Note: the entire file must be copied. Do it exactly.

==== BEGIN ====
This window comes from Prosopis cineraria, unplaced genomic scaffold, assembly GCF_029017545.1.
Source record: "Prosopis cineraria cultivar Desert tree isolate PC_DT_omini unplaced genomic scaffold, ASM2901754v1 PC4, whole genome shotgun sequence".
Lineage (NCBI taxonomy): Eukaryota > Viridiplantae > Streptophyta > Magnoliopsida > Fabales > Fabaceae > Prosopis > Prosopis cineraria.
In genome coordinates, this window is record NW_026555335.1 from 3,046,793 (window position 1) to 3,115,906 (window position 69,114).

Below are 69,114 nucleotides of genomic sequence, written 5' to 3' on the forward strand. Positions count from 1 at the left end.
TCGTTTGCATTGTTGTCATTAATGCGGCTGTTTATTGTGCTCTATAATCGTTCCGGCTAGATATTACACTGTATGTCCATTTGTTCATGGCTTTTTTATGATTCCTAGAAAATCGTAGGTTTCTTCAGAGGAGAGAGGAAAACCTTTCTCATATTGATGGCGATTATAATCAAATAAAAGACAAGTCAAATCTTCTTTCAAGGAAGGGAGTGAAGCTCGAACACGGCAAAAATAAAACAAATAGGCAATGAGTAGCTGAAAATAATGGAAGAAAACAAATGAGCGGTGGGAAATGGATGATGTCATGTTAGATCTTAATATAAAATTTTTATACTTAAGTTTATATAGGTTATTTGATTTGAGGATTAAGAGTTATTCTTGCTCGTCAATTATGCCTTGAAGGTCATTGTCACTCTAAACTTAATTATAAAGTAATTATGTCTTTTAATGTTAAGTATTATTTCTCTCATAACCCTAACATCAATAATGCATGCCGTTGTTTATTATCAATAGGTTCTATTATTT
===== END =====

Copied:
This window comes from Prosopis cineraria, unplaced genomic scaffold, assembly GCF_029017545.1.
Source record: "Prosopis cineraria cultivar Desert tree isolate PC_DT_omini unplaced genomic scaffold, ASM2901754v1 PC4, whole genome shotgun sequence".
Lineage (NCBI taxonomy): Eukaryota > Viridiplantae > Streptophyta > Magnoliopsida > Fabales > Fabaceae > Prosopis > Prosopis cineraria.
In genome coordinates, this window is record NW_026555335.1 from 3,046,793 (window position 1) to 3,115,906 (window position 69,114).

Below are 69,114 nucleotides of genomic sequence, written 5' to 3' on the forward strand. Positions count from 1 at the left end.
TCGTTTGCATTGTTGTCATTAATGCGGCTGTTTATTGTGCTCTATAATCGTTCCGGCTAGATATTACACTGTATGTCCATTTGTTCATGGCTTTTTTATGATTCCTAGAAAATCGTAGGTTTCTTCAGAGGAGAGAGGAAAACCTTTCTCATATTGATGGCGATTATAATCAAATAAAAGACAAGTCAAATCTTCTTTCAAGGAAGGGAGTGAAGCTCGAACACGGCAAAAATAAAACAAATAGGCAATGAGTAGCTGAAAATAATGGAAGAAAACAAATGAGCGGTGGGAAATGGATGATGTCATGTTAGATCTTAATATAAAATTTTTATACTTAAGTTTATATAGGTTATTTGATTTGAGGATTAAGAGTTATTCTTGCTCGTCAATTATGCCTTGAAGGTCATTGTCACTCTAAACTTAATTATAAAGTAATTATGTCTTTTAATGTTAAGTATTATTTCTCTCATAACCCTAACATCAATAATGCATGCCGTTGTTTATTATCAATAGGTTCTATTATTT